So, adding to my plethora of skiing challenges was snow that randomly, frequently and unexpectedly gave way — leaving me buried and flailing until I could figure out a way of getting back up.

Thus I eventually abandoned skis and went to snowshoes, often following snow machine trails.  Then I pretty much abandoned snowshoes in winter and opted for spring, summer and autumn climbs.

The “Teardrop” route

As reported here several years ago, my annual hike up the mountain usually begins in late August or early September before the first snow hits up high. I start at a large gravel pit at Mile 114 of the Glenn Highway, at Glacier Fan Creek. A prominent landmark is Meekins Flying Service, which is directly across the highway.

This route approaches Gunsight mountain from the south and west sides.  I ascend via the ridge just to the west of Glacier Fan Creek, (Sheep Mountain Lodge side) and follow it north (using sheep trails whenever possible).

I stay on this ridge all the way to an elevation of about 6,000 feet, where I reach what I call the “connector ridge.”  From there I turn east and hike less than two miles (again, mostly following sheep trails) to reach the Gunsight notch. From there it’s a relatively easy, 20-minute ascent to the south summit on a well-worn trail.

From the south summit it is a straightforward descent looping east and then south to a wide, grassy plateau on the east side of Glacier Fan Creek. An established trail, somewhat steep in places, leads all the way down to a large gravel pit where I begin the hike.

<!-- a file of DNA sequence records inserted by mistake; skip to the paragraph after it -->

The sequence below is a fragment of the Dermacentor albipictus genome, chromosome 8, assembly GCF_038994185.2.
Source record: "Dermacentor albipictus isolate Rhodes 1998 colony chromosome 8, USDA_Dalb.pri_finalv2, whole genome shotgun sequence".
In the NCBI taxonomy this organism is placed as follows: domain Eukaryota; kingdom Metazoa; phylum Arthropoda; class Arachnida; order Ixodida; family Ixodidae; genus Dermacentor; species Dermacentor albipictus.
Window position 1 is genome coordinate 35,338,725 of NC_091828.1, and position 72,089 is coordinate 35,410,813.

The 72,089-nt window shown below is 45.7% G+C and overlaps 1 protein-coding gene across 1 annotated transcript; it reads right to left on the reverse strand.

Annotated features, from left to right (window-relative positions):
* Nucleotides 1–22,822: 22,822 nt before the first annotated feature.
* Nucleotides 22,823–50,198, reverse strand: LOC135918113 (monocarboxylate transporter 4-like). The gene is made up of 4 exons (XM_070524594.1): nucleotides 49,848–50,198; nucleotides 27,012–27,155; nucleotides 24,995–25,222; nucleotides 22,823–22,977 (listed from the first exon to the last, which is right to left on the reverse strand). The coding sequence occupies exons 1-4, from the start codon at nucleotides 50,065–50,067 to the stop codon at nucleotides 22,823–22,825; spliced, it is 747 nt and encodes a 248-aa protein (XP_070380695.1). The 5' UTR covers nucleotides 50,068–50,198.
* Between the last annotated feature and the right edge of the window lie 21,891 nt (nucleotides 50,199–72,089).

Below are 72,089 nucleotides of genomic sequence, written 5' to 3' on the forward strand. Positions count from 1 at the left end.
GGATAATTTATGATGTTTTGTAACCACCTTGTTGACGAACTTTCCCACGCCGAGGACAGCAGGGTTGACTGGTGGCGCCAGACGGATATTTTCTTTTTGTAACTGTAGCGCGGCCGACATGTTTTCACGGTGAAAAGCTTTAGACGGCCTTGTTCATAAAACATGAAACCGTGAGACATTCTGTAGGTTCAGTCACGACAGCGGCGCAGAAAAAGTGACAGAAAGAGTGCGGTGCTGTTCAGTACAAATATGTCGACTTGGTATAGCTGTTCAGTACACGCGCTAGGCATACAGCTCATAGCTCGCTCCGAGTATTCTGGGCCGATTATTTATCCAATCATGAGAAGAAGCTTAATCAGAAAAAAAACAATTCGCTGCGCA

The route — about 6½ miles in all — is basically a circumnavigation of Glacier Fan Creek Canyon.

I mention this route in detail because it is a terrific way for a non-technical hiker/climber to see a lot of country and reach a relatively high mountain summit. And in alluding to this trip so often, I might risk becoming over-repetitive to readers.

But over a space of seven years I’ve never seen anyone on this route and I think many folks would enjoy all or even part of it.

Some scrambling skill is necessary to skirt around gendarmes, or cliff faces; but as I mentioned, the sheep trails generally offer good route alternatives.

I’ve always seen wildlife on this route; most recently, a Golden eagle; about 25 Dall sheep, a large hawk that I couldn’t identify and most always, ptarmigan.

Years ago my dog chased a red fox lower down on Gunsight’s eastern slope, but the critter deftly made a quick escape. One winter during a ski approach from the eastern side, I was surrounded by a small group of caribou — an offshoot of the Nelchina herd.

No summit register

 On this recent trip I couldn’t find the summit register I had placed for the Mountaineering Club of Alaska  quite a few years ago. I’m not sure who absconds with these things, or why. 

Taking a break on the summit and finishing a late lunch, I reflected on folks who had joined me at this aerie over the years: my son David when he was 14, a friend Dudley Cheal from the U.K.; Eagle River friends Brent Voorhees, Pete Panarese, Jeff Worrell and Dave Gahm (deceased); Anchorage co-worker Shawn Aspelund; New Zealander Judith Terpstra and Romanian friend Radu Girbacea. It was the same summit every time, but we always shared new experiences.

Staying ahead of stormy-looking skies, I quickly descended to the wide grassy plateau at about 4,500 feet, picked a few blueberries, then followed the ridge trail down to the gravel pit and back to my car. It was a strenuous 8½ hour outing, but to me it was time well spent.